Microbes and Persistent Organic Pollutants in the Marine Environment

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Marine pollution has increased reaching the entire marine environment, from the surface to the deepest sediment, and has become more concerning in the last 70 years. Persistent organic pollutants (POPs) are a fraction of ocean waste that includes, among the others, polycyclic aromatic hydrocarbons (PAHs) and plastic polymers. These chemicals have an extremely long half-life, and (bio)accumulate and damage the marine flora and fauna, and, ultimately, human health. Some organisms have evolved enzymes to attack POPs in the environment and transform them into biomass and CO2. Several microorganisms degrade many POPs in relatively short time. A wide variety of bacteria has been isolated with different techniques, and key catabolic enzymes used to degrade the most persistent oil hydrocarbon fractions have been identified. For plastic waste, there is less evidence of microbial degradation, but a few recent studies are revealing that a biodegradation potential exists for some of the most recalcitrant plastic polymers as well. The scientific community is focusing on microorganisms and their enzymes for POP uptake and removal from the environment, while searching novel biopolymers (also from microbiological origin) to substitute oil-derived plastics.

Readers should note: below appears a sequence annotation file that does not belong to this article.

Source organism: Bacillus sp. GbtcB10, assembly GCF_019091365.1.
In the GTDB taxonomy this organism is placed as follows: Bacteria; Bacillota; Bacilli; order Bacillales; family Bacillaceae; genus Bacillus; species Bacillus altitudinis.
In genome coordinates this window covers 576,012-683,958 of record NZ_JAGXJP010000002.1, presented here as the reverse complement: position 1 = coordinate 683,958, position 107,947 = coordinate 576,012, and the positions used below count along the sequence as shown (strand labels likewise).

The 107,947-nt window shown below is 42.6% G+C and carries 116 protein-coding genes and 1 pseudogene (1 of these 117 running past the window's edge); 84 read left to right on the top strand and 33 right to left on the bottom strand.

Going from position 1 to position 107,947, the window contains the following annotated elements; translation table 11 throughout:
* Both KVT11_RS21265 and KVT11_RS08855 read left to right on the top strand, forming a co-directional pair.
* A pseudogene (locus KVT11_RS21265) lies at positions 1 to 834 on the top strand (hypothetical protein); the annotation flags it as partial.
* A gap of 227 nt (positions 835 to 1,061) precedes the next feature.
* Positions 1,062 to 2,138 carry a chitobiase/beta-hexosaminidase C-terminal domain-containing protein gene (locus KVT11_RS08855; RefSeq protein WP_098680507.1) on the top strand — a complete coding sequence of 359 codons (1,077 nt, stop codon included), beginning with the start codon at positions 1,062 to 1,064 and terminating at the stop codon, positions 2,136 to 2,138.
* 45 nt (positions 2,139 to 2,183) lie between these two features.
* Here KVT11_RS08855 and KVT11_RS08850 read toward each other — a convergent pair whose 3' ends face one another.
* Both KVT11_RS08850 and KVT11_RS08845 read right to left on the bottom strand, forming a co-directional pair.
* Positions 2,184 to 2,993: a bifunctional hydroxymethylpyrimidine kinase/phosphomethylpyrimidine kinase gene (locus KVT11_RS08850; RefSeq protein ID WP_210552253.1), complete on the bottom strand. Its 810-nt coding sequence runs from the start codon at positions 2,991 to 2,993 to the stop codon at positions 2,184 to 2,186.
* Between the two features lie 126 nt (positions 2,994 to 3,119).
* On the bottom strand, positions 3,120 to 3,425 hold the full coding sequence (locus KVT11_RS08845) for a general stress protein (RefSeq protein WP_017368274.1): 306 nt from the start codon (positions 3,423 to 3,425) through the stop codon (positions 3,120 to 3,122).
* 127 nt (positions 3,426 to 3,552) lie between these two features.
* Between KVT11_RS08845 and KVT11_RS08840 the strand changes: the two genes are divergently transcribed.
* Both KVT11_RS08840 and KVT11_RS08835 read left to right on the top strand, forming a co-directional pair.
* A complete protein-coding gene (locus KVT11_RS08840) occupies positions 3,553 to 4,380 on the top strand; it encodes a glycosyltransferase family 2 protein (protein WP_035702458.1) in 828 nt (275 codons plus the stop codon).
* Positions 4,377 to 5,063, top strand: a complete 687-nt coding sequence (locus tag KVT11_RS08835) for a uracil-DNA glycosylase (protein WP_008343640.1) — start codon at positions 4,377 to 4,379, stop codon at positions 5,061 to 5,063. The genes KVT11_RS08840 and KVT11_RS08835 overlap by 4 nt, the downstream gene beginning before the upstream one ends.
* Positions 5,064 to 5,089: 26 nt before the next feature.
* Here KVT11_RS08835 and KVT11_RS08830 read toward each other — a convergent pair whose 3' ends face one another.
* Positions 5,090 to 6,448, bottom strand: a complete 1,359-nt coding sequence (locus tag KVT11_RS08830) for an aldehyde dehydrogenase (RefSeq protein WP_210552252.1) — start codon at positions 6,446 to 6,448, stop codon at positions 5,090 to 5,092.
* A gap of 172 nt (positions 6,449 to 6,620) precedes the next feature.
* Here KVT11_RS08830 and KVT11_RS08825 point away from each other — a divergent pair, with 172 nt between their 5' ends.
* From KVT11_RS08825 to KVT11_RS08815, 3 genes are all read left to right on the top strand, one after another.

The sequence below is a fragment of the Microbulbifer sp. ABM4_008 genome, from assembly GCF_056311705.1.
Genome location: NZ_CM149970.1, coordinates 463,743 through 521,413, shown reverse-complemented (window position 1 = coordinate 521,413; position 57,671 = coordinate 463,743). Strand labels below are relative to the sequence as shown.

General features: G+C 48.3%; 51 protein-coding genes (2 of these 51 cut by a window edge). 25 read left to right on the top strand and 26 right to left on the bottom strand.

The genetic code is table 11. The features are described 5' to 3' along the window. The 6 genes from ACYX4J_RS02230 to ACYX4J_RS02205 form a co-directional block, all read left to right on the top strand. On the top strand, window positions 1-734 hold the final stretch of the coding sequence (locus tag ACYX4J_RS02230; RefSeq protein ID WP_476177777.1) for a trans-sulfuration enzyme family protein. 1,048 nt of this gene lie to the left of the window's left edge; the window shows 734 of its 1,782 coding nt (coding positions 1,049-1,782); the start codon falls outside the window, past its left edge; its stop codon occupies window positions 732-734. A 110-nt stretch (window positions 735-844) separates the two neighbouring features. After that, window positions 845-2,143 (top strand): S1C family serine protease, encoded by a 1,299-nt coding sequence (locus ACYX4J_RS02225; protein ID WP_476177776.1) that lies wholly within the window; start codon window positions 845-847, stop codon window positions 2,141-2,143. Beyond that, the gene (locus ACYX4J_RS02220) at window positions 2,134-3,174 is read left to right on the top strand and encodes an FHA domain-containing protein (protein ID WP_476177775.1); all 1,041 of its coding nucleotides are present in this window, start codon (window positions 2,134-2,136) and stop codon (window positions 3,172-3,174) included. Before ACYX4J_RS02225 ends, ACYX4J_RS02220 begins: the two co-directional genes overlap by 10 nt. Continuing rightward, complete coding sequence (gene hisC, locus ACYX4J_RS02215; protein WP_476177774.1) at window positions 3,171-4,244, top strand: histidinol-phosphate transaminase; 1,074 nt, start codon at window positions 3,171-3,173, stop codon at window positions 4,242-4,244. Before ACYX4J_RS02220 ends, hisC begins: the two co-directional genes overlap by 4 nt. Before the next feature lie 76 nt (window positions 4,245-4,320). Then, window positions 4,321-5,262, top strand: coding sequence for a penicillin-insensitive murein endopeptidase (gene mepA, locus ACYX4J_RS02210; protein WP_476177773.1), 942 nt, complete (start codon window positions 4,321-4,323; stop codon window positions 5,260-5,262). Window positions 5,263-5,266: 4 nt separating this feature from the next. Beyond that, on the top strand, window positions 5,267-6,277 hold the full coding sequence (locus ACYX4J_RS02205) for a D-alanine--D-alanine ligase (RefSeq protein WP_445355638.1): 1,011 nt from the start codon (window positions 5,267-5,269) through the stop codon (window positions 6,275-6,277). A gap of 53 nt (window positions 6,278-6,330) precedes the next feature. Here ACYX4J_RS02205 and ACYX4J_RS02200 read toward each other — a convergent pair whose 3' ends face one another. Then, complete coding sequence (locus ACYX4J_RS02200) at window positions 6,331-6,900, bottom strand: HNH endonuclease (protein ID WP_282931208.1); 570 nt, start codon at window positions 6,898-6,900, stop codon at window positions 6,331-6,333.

Original languageEnglish
Pages (from-to)1-10
Number of pages10
Publication statusPublished - 2020

All Science Journal Classification (ASJC) codes

  • Environmental Engineering
  • Environmental Chemistry
  • Ecological Modelling
  • Water Science and Technology
  • Pollution


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